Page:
Despite the title this article is not about a raunchy romance novel but rather the firey hate one man shows for Games Workshop after the controversial release of their brand-new flagship game, Warhammer: Age of Sigmar. In what might be a gruesome and terrifying scene for some, YouTube user Tremendous027 recently uploaded video of himself spraying down his Warhammer Fantasy Dark Elves collection with lighter fluid and setting them ablaze. Was it stupid? Was it justified? Let's dive right into the drama and address some things I've seen in his YouTube comments, which are now disabled, and in comments all over Facebook and various forums. I'll preface this by saying I'll just ignore the dumb, racist, and/or troll-bait comments that don't deserve a mention, but otherwise here we go:
"It's just a game"
Nope, it's also thousands of dollars and hundreds of hours of someone's life. If someone enjoys a hobby, being dismissive when they can't enjoy it anymore simply because your opinion is that their hobby doesn't matter is extremely self-centered. This is a common theme in people's posts throughout the web, that because some people enjoyed different things about Warhammer or that it's not important to you, their feelings/effort/money-spent are irrelevant because it's not how YOU enjoyed the hobby. It's selfish and conceited. It's not "just a game" to a lot of people. Sometimes someone enjoys something enough to try to get invested into it, whether that's hundreds of minis, competition-level paint jobs, or bookshelves full of novels. Your opinion of their enjoyment or hobby priority couldn't be more irrelevant.
"GW is a model company not a game company"
This is not only incorrect but it's ignorant of GW's history. Just because Tom Kirby force-fed this line to his shareholders and used to write it in his forwards to the financial reports never made it true. For years Games Workshop used to host their own large-scale tournaments (Grand Tournaments, Rogue Traders, 'Ard Boyz, Throne of Skulls, etc), as well as promote school leagues which they technically still do. With the exception of a very small group of collectors, no one is going around buying army boxes or their 7th or 8th boxes of line troops from GW without also playing that game. You buy the models to use in their games.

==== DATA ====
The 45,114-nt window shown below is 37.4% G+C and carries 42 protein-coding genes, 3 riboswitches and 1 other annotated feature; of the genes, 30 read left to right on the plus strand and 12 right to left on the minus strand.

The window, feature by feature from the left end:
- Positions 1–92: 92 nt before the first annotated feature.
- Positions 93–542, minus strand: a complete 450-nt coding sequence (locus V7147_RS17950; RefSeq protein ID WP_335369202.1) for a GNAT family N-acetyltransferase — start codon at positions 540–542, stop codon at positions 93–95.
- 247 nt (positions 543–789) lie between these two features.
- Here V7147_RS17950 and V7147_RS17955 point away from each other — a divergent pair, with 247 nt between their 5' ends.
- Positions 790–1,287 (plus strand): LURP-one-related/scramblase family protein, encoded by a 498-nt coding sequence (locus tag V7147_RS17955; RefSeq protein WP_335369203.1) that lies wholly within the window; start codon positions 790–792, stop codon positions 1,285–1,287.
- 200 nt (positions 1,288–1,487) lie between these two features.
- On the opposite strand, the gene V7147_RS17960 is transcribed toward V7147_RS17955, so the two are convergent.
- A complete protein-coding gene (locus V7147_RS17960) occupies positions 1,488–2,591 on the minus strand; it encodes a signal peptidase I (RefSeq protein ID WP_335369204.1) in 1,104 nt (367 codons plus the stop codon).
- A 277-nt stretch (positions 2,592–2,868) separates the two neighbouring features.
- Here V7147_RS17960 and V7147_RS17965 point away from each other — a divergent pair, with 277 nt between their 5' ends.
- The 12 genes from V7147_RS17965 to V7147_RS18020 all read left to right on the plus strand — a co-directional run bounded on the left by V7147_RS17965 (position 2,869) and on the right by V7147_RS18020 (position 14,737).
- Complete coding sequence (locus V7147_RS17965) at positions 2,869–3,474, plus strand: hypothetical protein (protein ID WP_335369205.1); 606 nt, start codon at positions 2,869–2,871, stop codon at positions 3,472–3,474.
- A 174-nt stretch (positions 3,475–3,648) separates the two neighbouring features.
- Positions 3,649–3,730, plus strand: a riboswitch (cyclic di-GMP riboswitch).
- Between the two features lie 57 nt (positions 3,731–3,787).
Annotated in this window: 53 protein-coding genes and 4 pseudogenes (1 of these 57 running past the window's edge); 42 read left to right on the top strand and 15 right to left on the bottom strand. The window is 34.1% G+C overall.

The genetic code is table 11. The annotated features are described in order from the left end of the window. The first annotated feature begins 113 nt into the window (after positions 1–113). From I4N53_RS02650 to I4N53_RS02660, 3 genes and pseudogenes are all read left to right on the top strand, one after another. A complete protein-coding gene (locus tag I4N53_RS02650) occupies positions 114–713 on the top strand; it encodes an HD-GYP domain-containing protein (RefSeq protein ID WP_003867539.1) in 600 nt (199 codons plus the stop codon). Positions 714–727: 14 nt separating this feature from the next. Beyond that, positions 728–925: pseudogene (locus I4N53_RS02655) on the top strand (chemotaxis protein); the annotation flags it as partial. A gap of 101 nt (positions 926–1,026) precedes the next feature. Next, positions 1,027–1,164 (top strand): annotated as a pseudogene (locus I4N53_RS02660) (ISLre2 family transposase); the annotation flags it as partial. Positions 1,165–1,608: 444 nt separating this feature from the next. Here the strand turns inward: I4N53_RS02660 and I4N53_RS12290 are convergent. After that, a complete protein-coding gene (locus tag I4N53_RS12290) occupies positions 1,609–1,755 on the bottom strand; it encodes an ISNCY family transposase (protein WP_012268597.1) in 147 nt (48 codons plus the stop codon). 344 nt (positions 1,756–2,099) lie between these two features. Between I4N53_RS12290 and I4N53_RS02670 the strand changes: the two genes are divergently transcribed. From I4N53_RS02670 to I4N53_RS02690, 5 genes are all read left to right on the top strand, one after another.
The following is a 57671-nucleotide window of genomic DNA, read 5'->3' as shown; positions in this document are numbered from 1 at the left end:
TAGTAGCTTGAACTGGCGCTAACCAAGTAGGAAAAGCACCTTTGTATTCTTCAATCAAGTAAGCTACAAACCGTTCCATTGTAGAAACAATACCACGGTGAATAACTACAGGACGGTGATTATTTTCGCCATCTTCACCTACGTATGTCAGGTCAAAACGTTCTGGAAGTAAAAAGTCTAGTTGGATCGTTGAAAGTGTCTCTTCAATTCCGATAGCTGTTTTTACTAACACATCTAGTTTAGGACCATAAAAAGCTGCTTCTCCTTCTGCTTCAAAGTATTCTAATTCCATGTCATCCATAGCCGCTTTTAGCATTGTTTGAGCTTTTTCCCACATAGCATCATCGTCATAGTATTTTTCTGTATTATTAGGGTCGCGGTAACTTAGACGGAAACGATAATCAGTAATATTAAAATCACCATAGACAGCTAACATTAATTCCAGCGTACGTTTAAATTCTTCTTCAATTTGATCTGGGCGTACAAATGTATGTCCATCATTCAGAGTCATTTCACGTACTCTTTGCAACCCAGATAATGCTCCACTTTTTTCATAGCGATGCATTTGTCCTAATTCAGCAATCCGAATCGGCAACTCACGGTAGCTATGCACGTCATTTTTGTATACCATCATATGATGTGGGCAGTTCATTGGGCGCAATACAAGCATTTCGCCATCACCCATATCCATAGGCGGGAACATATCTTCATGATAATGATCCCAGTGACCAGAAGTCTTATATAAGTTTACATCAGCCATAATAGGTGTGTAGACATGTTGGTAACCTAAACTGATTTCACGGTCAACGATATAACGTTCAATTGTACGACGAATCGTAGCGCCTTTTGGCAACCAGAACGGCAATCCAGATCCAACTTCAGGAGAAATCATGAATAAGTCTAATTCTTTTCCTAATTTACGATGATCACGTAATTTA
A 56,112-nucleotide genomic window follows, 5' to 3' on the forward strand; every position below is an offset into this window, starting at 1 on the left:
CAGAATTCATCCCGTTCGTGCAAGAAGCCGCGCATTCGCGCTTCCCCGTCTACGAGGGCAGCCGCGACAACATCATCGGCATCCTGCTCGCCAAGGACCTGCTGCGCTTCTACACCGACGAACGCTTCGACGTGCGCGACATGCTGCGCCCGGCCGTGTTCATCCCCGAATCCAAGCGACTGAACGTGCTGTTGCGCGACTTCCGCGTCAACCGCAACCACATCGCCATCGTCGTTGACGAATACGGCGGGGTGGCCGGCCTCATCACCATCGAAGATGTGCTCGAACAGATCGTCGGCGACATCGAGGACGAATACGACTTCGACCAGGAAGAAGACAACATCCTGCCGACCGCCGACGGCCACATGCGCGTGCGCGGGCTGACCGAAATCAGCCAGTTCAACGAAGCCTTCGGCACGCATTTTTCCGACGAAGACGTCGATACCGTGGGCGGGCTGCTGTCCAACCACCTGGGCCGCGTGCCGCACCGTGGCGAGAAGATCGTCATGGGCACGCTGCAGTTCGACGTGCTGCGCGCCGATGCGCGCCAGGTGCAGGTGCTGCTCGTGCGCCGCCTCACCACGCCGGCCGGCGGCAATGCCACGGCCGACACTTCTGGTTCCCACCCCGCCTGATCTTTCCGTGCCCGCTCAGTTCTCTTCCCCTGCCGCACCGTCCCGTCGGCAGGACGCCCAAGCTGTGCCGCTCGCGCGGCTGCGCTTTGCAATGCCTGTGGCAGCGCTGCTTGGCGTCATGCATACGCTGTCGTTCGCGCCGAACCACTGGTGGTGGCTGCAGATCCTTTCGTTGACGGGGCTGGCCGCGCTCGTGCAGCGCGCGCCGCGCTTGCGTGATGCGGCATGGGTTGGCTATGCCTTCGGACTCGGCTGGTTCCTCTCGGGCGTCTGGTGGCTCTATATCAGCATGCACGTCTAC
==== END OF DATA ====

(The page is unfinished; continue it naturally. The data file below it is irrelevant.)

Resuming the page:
"Someone needs therapy"
This can actually be considered therapeutic...
"Just play 8th Edition"
Sure, except you mean not in any Games Workshop stores anymore despite using minis they still actively sell. This is a valid point though, people have been playing old/out-of-print rules systems for decades so for the people who regularly played 8th Edition Warhammer Fantasy I'm sure they will continue to do so, or maybe they'll leave for Mantic's Kings of War.
"Try it before you bash on it if you haven't played it"
Personally I have tried it (and bought it) but regardless this is still unnecessary. We have this really cool cognitive process where we can figure things out like "living in North Korea must really suck" without actually having to personally experience it. Pretty neat, huh? The idea that I cannot get an overall gist of a game by reading its rules is silly. I'm not saying someone can get the full feeling of what it's like to play Age of Sigmar just by reading the four-page rule pamphlet and a few war scrolls, but it's not very difficult to get a basic understanding or determine if it interests you. When I read a war scroll that says I must dance, sing, look in a mirror, talk to my minis, scream, drink alcohol, grow a beard, complain, etc, I really don't have to "experience it in person" to understand I don't want to use those rules.
"He should have sold them"
Maybe he should have, or maybe people shouldn't care what someone else does with their property and money. And hey, buying and selling minis on the secondary market hurts both GW AND friendly local game stores, so that's the best solution right? One person's obvious solution is another person's face-palm either way...
I dunno, overall I think people need to relax and remember, "some people just want to watch their minis burn".